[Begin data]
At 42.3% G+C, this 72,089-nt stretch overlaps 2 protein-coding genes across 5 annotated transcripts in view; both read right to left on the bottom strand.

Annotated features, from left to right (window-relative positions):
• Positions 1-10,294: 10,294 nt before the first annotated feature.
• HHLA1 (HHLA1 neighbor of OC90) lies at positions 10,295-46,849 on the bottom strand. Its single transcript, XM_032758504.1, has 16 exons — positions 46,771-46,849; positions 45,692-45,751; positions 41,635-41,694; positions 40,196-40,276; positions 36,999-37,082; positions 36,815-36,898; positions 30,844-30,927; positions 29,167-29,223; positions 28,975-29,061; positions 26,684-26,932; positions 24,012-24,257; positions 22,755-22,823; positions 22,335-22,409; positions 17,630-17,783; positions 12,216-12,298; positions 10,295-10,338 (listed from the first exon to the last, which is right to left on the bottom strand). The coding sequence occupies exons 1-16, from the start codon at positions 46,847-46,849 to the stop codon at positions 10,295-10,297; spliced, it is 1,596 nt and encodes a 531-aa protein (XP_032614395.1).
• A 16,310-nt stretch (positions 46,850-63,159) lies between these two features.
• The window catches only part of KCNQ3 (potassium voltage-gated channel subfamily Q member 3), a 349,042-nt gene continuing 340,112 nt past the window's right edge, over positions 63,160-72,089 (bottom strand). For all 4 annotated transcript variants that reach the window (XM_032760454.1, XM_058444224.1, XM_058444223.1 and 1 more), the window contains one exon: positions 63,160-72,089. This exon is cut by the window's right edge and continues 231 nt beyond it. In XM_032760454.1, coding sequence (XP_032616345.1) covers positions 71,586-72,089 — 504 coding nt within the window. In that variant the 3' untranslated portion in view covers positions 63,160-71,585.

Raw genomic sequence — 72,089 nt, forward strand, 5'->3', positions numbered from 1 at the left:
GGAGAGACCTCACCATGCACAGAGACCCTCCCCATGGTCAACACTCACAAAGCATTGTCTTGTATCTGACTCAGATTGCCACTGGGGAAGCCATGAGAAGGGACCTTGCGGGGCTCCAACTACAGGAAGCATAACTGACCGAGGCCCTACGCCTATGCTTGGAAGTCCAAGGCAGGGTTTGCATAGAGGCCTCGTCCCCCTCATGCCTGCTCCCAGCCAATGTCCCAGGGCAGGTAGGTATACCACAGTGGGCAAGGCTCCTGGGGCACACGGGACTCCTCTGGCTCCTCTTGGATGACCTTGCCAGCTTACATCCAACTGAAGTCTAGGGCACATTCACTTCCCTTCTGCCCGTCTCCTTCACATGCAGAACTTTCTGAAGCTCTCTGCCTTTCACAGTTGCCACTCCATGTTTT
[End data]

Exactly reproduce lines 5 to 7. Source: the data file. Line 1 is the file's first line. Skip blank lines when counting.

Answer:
• A 16,310-nt stretch (positions 46,850-63,159) lies between these two features.
• The window catches only part of KCNQ3 (potassium voltage-gated channel subfamily Q member 3), a 349,042-nt gene continuing 340,112 nt past the window's right edge, over positions 63,160-72,089 (bottom strand). For all 4 annotated transcript variants that reach the window (XM_032760454.1, XM_058444224.1, XM_058444223.1 and 1 more), the window contains one exon: positions 63,160-72,089. This exon is cut by the window's right edge and continues 231 nt beyond it. In XM_032760454.1, coding sequence (XP_032616345.1) covers positions 71,586-72,089 — 504 coding nt within the window. In that variant the 3' untranslated portion in view covers positions 63,160-71,585.

Raw genomic sequence — 72,089 nt, forward strand, 5'->3', positions numbered from 1 at the left: